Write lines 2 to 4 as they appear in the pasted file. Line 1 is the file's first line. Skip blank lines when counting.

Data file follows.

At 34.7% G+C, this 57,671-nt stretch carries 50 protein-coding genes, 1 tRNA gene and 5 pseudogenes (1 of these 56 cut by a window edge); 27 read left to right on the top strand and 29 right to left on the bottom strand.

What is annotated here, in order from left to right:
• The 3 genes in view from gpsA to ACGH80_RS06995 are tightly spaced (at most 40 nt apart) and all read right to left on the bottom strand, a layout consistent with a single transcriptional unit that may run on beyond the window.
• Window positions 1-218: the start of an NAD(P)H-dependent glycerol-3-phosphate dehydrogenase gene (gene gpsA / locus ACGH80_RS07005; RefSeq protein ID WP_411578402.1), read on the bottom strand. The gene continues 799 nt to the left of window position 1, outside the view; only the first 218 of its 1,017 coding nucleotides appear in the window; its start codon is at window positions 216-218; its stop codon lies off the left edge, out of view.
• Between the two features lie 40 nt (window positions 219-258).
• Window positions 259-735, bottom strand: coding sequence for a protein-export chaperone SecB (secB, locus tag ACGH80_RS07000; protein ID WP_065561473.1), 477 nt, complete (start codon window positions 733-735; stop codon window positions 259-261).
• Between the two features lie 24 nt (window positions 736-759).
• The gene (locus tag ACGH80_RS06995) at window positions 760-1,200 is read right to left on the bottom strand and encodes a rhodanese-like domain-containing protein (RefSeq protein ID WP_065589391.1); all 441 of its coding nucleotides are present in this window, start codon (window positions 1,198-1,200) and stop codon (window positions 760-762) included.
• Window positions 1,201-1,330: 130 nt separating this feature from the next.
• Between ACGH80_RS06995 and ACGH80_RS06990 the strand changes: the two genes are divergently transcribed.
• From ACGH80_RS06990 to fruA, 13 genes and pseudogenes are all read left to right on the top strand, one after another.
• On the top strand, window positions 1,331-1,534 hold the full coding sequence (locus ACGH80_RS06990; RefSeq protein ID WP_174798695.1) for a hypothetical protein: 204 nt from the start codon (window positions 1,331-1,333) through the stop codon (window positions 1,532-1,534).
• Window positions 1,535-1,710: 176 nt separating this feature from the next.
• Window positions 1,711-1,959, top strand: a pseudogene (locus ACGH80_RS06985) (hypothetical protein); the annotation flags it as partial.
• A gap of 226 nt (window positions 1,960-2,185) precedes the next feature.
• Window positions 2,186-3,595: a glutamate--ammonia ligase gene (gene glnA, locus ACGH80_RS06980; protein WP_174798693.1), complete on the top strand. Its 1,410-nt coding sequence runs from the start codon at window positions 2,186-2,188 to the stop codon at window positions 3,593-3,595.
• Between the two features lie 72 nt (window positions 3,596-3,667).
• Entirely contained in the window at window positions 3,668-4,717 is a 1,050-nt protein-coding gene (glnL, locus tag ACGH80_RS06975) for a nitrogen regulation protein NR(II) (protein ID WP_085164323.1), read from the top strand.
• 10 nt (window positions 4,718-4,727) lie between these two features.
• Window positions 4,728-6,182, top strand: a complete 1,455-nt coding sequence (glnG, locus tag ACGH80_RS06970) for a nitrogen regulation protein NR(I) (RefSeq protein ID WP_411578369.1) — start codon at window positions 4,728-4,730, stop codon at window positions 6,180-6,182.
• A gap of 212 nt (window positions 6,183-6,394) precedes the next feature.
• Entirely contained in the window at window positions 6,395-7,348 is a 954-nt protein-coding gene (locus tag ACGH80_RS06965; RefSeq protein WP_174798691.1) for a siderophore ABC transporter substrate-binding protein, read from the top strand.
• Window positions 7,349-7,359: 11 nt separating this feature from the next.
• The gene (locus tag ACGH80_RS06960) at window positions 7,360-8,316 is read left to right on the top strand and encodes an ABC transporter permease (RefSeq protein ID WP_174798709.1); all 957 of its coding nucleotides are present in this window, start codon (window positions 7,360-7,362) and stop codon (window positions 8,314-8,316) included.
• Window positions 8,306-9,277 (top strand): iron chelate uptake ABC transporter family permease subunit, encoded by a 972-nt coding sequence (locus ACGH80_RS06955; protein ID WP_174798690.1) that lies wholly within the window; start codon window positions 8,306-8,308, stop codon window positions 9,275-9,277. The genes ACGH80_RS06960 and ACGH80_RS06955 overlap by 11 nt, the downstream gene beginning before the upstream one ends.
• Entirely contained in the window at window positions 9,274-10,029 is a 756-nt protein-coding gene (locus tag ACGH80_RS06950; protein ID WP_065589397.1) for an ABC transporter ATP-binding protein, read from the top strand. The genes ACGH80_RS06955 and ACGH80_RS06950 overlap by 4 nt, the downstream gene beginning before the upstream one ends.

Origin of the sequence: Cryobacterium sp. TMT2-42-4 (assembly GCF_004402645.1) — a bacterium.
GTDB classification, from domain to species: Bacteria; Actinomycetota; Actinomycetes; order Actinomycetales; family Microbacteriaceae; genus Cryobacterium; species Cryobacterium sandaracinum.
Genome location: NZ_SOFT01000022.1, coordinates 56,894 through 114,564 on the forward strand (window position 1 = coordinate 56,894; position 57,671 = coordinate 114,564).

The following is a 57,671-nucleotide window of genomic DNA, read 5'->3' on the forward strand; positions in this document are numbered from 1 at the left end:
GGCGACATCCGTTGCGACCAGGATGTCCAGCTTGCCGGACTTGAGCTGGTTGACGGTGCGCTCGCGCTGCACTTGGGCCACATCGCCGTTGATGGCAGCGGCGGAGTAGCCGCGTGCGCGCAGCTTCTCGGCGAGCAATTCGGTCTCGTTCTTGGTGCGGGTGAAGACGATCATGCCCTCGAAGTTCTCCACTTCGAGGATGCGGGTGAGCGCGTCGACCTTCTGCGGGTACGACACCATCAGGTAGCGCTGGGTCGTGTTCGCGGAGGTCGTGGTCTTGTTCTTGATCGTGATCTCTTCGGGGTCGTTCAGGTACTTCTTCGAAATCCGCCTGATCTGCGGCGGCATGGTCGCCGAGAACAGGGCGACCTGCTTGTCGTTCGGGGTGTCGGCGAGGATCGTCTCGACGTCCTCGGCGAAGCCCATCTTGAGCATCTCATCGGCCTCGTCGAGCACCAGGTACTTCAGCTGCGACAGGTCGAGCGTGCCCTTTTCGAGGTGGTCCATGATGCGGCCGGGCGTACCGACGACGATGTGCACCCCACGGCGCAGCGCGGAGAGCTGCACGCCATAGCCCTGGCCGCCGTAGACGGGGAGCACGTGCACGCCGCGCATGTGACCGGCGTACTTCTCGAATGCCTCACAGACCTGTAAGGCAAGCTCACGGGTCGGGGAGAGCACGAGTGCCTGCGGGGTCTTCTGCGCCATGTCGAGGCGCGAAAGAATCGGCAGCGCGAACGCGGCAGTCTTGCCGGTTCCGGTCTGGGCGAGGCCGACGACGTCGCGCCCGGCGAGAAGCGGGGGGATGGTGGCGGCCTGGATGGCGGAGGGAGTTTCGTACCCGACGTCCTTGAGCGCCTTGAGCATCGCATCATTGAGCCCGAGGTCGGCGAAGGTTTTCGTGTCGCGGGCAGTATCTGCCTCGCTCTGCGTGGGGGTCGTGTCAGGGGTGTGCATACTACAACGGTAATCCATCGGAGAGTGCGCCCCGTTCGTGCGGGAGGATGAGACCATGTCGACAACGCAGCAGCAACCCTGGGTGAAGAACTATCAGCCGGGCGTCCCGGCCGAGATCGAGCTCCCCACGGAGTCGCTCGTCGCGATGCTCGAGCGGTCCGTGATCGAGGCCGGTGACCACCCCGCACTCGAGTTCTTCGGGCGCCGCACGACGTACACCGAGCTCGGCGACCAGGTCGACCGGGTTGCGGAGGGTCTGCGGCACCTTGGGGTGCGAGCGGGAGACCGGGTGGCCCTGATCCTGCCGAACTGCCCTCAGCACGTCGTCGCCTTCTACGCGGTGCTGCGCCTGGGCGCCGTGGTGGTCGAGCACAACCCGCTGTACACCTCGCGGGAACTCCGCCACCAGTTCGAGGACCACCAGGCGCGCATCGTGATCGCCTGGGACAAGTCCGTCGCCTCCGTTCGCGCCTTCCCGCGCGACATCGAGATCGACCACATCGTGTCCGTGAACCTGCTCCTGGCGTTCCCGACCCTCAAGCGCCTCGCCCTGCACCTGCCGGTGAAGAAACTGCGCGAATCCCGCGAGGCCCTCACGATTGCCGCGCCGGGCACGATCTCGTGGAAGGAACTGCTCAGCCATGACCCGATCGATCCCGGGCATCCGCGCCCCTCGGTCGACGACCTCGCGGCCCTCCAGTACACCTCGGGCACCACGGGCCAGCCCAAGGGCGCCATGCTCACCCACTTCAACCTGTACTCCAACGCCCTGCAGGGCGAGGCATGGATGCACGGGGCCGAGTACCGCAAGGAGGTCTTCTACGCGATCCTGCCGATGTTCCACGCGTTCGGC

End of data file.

What is annotated here, in order from left to right:
• The 3 genes in view from gpsA to ACGH80_RS06995 are tightly spaced (at most 40 nt apart) and all read right to left on the bottom strand, a layout consistent with a single transcriptional unit that may run on beyond the window.
• Window positions 1-218: the start of an NAD(P)H-dependent glycerol-3-phosphate dehydrogenase gene (gene gpsA / locus ACGH80_RS07005; RefSeq protein ID WP_411578402.1), read on the bottom strand. The gene continues 799 nt to the left of window position 1, outside the view; only the first 218 of its 1,017 coding nucleotides appear in the window; its start codon is at window positions 216-218; its stop codon lies off the left edge, out of view.